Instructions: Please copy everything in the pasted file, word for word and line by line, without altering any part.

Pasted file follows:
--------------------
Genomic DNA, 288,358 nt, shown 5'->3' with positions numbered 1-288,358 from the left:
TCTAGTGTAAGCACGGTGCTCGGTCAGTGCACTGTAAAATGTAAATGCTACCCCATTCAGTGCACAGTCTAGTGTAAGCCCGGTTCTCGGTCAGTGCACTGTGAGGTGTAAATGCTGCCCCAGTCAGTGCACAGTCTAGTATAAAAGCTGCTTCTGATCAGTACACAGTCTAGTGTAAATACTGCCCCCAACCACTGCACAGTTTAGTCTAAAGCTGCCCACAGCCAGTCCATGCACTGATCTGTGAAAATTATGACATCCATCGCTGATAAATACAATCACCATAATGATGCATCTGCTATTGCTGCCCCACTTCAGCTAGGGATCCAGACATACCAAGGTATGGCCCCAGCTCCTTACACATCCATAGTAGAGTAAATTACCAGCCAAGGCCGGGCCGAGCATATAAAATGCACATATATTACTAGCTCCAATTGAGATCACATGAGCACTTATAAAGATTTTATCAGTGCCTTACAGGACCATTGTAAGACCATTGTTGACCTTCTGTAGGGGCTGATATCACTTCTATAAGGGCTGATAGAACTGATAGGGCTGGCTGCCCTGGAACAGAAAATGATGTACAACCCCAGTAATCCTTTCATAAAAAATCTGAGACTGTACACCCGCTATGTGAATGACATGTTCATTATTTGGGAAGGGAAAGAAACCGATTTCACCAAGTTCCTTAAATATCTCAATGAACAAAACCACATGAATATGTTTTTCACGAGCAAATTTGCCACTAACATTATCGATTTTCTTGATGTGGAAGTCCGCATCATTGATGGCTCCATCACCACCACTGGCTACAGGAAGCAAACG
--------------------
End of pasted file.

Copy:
Genomic DNA, 288,358 nt, shown 5'->3' with positions numbered 1-288,358 from the left:
TCTAGTGTAAGCACGGTGCTCGGTCAGTGCACTGTAAAATGTAAATGCTACCCCATTCAGTGCACAGTCTAGTGTAAGCCCGGTTCTCGGTCAGTGCACTGTGAGGTGTAAATGCTGCCCCAGTCAGTGCACAGTCTAGTATAAAAGCTGCTTCTGATCAGTACACAGTCTAGTGTAAATACTGCCCCCAACCACTGCACAGTTTAGTCTAAAGCTGCCCACAGCCAGTCCATGCACTGATCTGTGAAAATTATGACATCCATCGCTGATAAATACAATCACCATAATGATGCATCTGCTATTGCTGCCCCACTTCAGCTAGGGATCCAGACATACCAAGGTATGGCCCCAGCTCCTTACACATCCATAGTAGAGTAAATTACCAGCCAAGGCCGGGCCGAGCATATAAAATGCACATATATTACTAGCTCCAATTGAGATCACATGAGCACTTATAAAGATTTTATCAGTGCCTTACAGGACCATTGTAAGACCATTGTTGACCTTCTGTAGGGGCTGATATCACTTCTATAAGGGCTGATAGAACTGATAGGGCTGGCTGCCCTGGAACAGAAAATGATGTACAACCCCAGTAATCCTTTCATAAAAAATCTGAGACTGTACACCCGCTATGTGAATGACATGTTCATTATTTGGGAAGGGAAAGAAACCGATTTCACCAAGTTCCTTAAATATCTCAATGAACAAAACCACATGAATATGTTTTTCACGAGCAAATTTGCCACTAACATTATCGATTTTCTTGATGTGGAAGTCCGCATCATTGATGGCTCCATCACCACCACTGGCTACAGGAAGCAAACG